Remembering Deb Carlin
By Joseph Bartolomeo, former English department chair | Monday, December 19, 2016
By Joseph Bartolomeo, former English department chair
Monday, December 19, 2016
I’m honored to express our collective gratitude and admiration for Deborah Carlin and the countless ways in which she advanced our department’s mission. The most visible part of that mission is teaching, and here Deborah’s record is simply extraordinary. She’s the only person I know who won two campus-wide distinguished teaching awards, as a faculty member here and before that as a TA at a somewhat different institution at the other end of the Mass Pike. At every level, her students consistently offered the highest praise for her passion for literary and cultural study, for her detailed and constructive responses to their work, and perhaps most important, for the ways in which she challenged them. No pushover, Deborah always demanded a lot from her students, but gave them that much more in return. Anyone who ever observed her teaching knows what it is like to see a virtuoso in action—and a model to which we can all aspire.
Deborah also contributed significantly to the scholarly discourse in several fields, including American literature, queer theory, and pedagogy, with a monograph on Willa Cather, an edition of fiction by Sarah Orne Jewett, and a comprehensive anthology entitled Queer Cultures. She also co-directed the production of a literary map of Massachusetts for the Massachusetts Center for the Book, a project that involved several graduate interns from our department. One of her essays discussed the General Education course that she converted into lecture format with the support of a $20,000 Davis Foundation Gant. Another described the internship program that she designed and implemented during her extremely productive and forward-looking tenure as Director of Graduate Studies. Long before anyone used the term “Alt-Ac,” Deborah won a Woodrow Wilson Innovation Award for this program, which gave PhD and MFA students work experience outside the academy. In 2001, Deborah became chair of the department’s Planning Committee, and over the course of four years she coordinated wide-ranging conversations about our future and wrote a compelling document that served as a blueprint for the hiring that has renewed the department—with 28 of the current 42 tenure-track faculty members having been hired since 2001.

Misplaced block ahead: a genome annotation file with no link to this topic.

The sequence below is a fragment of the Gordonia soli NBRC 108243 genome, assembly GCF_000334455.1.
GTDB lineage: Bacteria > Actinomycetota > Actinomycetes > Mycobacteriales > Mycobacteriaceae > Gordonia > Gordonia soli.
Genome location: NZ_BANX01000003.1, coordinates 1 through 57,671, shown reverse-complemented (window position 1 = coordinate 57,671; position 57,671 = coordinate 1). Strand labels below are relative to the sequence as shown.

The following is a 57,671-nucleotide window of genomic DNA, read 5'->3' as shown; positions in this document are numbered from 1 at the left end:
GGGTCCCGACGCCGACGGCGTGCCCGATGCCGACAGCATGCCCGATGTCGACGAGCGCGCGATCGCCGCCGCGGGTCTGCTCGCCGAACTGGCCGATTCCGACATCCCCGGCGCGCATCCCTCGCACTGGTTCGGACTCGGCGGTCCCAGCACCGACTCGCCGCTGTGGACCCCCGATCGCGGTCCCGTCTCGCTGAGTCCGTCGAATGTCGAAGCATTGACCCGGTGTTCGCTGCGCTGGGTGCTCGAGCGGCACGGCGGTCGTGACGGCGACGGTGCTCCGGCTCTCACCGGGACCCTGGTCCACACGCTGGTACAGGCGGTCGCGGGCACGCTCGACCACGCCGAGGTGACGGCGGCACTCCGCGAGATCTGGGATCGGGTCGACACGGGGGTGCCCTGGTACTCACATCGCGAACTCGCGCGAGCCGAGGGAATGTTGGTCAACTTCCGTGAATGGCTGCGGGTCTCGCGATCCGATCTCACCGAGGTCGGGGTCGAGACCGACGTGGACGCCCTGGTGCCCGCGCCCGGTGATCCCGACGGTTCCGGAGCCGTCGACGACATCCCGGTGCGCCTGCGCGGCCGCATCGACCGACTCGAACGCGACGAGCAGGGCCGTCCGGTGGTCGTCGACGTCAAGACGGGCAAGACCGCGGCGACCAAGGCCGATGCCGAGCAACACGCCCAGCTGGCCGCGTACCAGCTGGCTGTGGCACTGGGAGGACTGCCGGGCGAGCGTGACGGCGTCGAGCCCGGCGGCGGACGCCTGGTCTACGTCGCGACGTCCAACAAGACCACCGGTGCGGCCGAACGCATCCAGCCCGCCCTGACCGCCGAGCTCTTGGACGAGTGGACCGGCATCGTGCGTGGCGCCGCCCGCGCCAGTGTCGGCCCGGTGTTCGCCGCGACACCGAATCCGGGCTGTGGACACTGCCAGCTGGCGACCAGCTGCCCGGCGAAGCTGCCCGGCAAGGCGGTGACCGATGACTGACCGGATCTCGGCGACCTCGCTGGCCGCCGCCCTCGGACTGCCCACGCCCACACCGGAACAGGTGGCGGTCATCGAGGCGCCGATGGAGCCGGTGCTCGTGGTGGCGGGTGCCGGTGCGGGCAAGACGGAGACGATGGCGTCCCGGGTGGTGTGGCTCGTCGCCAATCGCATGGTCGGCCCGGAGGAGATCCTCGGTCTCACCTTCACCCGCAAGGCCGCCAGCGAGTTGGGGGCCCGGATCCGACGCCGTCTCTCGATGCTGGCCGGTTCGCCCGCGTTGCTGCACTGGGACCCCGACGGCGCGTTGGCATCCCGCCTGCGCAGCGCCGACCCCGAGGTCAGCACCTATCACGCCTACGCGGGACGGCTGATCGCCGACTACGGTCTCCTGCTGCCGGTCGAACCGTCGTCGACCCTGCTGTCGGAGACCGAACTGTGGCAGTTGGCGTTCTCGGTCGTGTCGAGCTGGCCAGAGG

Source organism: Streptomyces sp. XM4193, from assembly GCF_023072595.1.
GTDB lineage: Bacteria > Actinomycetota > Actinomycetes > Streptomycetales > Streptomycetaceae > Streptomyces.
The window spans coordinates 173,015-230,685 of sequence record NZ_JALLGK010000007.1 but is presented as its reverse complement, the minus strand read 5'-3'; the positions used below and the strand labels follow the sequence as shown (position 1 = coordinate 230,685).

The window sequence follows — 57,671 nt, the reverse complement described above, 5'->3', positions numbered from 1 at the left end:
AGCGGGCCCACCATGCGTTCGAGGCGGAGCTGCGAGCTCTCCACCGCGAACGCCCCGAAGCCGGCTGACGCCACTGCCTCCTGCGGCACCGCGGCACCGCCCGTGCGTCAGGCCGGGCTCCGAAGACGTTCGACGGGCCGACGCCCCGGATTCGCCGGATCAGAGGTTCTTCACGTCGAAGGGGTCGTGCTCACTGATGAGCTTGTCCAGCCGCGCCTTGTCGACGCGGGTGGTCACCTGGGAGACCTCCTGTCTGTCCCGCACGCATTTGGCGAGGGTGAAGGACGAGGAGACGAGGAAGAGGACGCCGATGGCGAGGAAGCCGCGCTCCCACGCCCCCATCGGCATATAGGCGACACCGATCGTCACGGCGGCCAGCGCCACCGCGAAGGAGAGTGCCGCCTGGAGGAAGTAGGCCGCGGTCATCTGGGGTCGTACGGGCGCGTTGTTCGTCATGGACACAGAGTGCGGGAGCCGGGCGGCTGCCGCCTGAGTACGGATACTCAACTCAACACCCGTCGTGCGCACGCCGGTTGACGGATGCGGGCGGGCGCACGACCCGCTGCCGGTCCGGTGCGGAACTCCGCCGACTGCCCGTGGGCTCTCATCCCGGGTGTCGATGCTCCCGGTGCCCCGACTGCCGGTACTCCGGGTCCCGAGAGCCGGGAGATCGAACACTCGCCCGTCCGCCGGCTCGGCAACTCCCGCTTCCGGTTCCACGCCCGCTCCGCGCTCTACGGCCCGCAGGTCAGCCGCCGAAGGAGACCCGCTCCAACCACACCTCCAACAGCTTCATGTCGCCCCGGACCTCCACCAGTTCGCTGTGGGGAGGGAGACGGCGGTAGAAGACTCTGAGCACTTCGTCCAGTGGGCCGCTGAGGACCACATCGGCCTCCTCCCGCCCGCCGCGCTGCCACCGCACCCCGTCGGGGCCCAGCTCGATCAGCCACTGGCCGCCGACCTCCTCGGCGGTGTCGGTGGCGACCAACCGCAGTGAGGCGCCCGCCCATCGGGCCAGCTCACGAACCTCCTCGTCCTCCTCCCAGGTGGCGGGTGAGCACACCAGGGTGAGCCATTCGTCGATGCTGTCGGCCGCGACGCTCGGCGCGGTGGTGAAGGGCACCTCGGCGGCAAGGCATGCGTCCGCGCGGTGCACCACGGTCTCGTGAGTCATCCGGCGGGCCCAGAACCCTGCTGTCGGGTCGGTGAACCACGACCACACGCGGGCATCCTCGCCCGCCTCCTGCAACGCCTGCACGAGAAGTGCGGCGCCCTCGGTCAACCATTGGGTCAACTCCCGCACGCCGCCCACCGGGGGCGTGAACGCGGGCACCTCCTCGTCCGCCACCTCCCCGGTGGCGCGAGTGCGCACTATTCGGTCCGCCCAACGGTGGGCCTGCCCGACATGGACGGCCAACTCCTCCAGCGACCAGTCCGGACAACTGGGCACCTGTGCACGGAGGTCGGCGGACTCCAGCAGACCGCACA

For four years, I was fortunate to have Deborah just two doors away in the Associate Chair’s office, and I regularly relied on her wisdom, empathy, good humor, and sustaining friendship. I knew I could count on her for two indispensable qualities. The first was absolute candor, which sometimes meant that she told me what I didn’t want to hear but truly needed to hear. The second was unwavering support, not just for me, but far more important, for the ways in which we were trying to move the department forward.
In 2008, Deborah co-authored a children’s book entitled What’s Love? One of the answers to the question reads: “Love lets us share. Love helps us trust.” Deborah’s love for learning, teaching, and this department led her to share her remarkable gifts with us for nearly thirty years, and earned her our trust, our respect, and our love.